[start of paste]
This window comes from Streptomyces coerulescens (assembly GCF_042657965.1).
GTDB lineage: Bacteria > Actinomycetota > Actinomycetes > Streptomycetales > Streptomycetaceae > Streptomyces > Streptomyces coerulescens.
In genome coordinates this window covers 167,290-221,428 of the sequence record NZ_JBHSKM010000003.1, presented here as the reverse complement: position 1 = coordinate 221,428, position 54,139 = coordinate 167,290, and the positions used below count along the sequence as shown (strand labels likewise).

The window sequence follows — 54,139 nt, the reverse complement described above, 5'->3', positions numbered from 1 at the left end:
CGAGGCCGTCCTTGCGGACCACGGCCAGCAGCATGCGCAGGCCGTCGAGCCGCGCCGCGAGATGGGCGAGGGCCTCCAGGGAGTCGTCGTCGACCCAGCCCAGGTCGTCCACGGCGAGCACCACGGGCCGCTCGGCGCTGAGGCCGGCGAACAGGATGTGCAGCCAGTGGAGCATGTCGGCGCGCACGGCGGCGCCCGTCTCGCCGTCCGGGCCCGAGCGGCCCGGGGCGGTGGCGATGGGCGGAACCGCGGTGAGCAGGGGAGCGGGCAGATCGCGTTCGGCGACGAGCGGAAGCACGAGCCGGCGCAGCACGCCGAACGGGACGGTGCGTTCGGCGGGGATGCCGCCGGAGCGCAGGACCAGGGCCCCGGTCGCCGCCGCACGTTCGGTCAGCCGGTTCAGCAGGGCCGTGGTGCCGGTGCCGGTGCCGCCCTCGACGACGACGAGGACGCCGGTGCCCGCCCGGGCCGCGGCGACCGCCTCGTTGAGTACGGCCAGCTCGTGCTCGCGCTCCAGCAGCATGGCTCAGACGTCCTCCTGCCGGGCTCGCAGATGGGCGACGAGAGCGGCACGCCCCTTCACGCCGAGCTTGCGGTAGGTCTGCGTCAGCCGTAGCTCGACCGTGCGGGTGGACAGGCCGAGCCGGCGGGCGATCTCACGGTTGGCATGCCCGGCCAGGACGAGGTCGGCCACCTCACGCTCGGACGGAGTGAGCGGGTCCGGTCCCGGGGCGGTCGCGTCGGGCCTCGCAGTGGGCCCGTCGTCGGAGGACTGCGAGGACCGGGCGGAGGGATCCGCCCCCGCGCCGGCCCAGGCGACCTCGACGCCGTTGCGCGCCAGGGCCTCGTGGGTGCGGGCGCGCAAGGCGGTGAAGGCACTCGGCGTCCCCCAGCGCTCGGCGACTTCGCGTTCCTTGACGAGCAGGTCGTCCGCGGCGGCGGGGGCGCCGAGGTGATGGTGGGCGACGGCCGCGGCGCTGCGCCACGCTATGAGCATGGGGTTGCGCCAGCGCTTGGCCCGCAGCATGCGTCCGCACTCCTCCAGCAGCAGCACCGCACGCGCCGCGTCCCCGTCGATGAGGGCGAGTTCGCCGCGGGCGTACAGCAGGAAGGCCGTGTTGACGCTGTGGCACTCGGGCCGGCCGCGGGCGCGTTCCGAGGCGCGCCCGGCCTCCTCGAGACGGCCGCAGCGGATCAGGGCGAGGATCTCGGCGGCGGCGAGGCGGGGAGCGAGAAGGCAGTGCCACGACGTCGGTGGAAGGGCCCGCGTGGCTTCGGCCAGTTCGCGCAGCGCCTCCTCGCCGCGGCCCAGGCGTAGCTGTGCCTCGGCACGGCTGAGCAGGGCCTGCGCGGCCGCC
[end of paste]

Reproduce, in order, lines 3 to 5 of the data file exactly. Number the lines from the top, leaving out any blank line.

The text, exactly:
In genome coordinates this window covers 167,290-221,428 of the sequence record NZ_JBHSKM010000003.1, presented here as the reverse complement: position 1 = coordinate 221,428, position 54,139 = coordinate 167,290, and the positions used below count along the sequence as shown (strand labels likewise).

The window sequence follows — 54,139 nt, the reverse complement described above, 5'->3', positions numbered from 1 at the left end:
CGAGGCCGTCCTTGCGGACCACGGCCAGCAGCATGCGCAGGCCGTCGAGCCGCGCCGCGAGATGGGCGAGGGCCTCCAGGGAGTCGTCGTCGACCCAGCCCAGGTCGTCCACGGCGAGCACCACGGGCCGCTCGGCGCTGAGGCCGGCGAACAGGATGTGCAGCCAGTGGAGCATGTCGGCGCGCACGGCGGCGCCCGTCTCGCCGTCCGGGCCCGAGCGGCCCGGGGCGGTGGCGATGGGCGGAACCGCGGTGAGCAGGGGAGCGGGCAGATCGCGTTCGGCGACGAGCGGAAGCACGAGCCGGCGCAGCACGCCGAACGGGACGGTGCGTTCGGCGGGGATGCCGCCGGAGCGCAGGACCAGGGCCCCGGTCGCCGCCGCACGTTCGGTCAGCCGGTTCAGCAGGGCCGTGGTGCCGGTGCCGGTGCCGCCCTCGACGACGACGAGGACGCCGGTGCCCGCCCGGGCCGCGGCGACCGCCTCGTTGAGTACGGCCAGCTCGTGCTCGCGCTCCAGCAGCATGGCTCAGACGTCCTCCTGCCGGGCTCGCAGATGGGCGACGAGAGCGGCACGCCCCTTCACGCCGAGCTTGCGGTAGGTCTGCGTCAGCCGTAGCTCGACCGTGCGGGTGGACAGGCCGAGCCGGCGGGCGATCTCACGGTTGGCATGCCCGGCCAGGACGAGGTCGGCCACCTCACGCTCGGACGGAGTGAGCGGGTCCGGTCCCGGGGCGGTCGCGTCGGGCCTCGCAGTGGGCCCGTCGTCGGAGGACTGCGAGGACCGGGCGGAGGGATCCGCCCCCGCGCCGGCCCAGGCGACCTCGACGCCGTTGCGCGCCAGGGCCTCGTGGGTGCGGGCGCGCAAGGCGGTGAAGGCACTCGGCGTCCCCCAGCGCTCGGCGACTTCGCGTTCCTTGACGAGCAGGTCGTCCGCGGCGGCGGGGGCGCCGAGGTGATGGTGGGCGACGGCCGCGGCGCTGCGCCACGCTATGAGCATGGGGTTGCGCCAGCGCTTGGCCCGCAGCATGCGTCCGCACTCCTCCAGCAGCAGCACCGCACGCGCCGCGTCCCCGTCGATGAGGGCGAGTTCGCCGCGGGCGTACAGCAGGAAGGCCGTGTTGACGCTGTGGCACTCGGGCCGGCCGCGGGCGCGTTCCGAGGCGCGCCCGGCCTCCTCGAGACGGCCGCAGCGGATCAGGGCGAGGATCTCGGCGGCGGCGAGGCGGGGAGCGAGAAGGCAGTGCCACGACGTCGGTGGAAGGGCCCGCGTGGCTTCGGCCAGTTCGCGCAGCGCCTCCTCGCCGCGGCCCAGGCGTAGCTGTGCCTCGGCACGGCTGAGCAGGGCCTGCGCGGCCGCC